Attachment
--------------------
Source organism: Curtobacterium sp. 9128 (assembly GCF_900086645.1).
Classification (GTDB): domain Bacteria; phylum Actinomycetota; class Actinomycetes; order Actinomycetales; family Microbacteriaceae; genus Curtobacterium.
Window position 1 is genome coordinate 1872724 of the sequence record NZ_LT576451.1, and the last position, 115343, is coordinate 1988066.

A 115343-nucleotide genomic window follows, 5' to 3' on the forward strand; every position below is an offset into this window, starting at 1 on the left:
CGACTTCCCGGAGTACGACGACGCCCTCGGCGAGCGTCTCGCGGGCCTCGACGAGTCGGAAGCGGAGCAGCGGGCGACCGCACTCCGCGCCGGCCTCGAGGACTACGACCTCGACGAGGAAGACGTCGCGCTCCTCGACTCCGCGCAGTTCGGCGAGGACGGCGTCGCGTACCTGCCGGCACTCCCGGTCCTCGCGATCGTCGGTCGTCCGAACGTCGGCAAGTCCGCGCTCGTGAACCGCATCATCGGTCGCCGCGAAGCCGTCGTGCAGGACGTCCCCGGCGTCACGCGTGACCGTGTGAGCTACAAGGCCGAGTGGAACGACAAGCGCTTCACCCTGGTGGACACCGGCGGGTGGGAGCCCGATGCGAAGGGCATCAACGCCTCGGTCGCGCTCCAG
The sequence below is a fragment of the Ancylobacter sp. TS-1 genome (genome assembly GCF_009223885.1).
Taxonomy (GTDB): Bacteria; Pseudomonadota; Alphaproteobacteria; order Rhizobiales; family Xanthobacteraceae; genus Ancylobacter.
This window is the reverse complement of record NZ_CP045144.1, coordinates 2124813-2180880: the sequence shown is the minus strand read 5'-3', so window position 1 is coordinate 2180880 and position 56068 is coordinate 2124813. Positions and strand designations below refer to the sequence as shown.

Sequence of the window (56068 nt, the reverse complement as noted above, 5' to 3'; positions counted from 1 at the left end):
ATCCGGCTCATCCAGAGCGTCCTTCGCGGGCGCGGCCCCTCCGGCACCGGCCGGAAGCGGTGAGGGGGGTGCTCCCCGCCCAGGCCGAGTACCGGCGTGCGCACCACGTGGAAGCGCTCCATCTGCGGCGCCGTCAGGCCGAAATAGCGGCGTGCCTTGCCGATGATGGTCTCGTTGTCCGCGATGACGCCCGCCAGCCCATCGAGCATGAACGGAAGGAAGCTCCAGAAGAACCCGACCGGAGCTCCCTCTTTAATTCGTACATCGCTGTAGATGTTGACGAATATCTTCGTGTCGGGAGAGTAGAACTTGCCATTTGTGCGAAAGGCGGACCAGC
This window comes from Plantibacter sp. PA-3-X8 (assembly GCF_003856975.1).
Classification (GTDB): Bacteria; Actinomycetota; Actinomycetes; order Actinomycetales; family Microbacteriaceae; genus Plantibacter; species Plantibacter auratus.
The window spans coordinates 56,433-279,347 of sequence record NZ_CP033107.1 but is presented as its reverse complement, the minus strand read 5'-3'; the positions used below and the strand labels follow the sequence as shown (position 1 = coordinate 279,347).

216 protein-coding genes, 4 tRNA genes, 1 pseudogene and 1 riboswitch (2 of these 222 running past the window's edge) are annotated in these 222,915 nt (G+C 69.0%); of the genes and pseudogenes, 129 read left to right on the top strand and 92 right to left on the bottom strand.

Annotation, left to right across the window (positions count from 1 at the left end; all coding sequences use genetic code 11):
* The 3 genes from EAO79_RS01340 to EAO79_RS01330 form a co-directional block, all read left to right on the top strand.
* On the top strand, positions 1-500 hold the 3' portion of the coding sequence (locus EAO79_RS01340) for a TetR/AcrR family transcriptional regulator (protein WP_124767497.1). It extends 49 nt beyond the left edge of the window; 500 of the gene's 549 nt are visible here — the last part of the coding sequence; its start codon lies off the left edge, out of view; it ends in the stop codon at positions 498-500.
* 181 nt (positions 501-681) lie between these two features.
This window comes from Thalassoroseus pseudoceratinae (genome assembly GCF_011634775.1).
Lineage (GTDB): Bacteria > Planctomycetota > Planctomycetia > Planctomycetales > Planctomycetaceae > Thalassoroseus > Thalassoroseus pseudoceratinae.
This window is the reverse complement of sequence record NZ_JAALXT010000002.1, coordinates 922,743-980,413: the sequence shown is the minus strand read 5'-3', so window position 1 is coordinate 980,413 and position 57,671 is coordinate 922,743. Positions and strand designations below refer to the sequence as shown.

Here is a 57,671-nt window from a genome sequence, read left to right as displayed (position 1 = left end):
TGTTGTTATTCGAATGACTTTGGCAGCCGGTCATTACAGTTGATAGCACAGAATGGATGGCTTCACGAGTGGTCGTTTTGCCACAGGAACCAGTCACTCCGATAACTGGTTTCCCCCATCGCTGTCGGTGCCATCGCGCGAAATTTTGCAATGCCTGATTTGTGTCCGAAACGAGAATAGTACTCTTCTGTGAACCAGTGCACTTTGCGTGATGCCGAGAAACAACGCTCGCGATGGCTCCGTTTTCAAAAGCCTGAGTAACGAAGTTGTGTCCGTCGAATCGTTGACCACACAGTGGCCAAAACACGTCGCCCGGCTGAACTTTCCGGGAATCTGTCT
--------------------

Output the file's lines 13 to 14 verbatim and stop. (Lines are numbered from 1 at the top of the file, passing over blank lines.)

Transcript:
The window spans coordinates 56,433-279,347 of sequence record NZ_CP033107.1 but is presented as its reverse complement, the minus strand read 5'-3'; the positions used below and the strand labels follow the sequence as shown (position 1 = coordinate 279,347).

216 protein-coding genes, 4 tRNA genes, 1 pseudogene and 1 riboswitch (2 of these 222 running past the window's edge) are annotated in these 222,915 nt (G+C 69.0%); of the genes and pseudogenes, 129 read left to right on the top strand and 92 right to left on the bottom strand.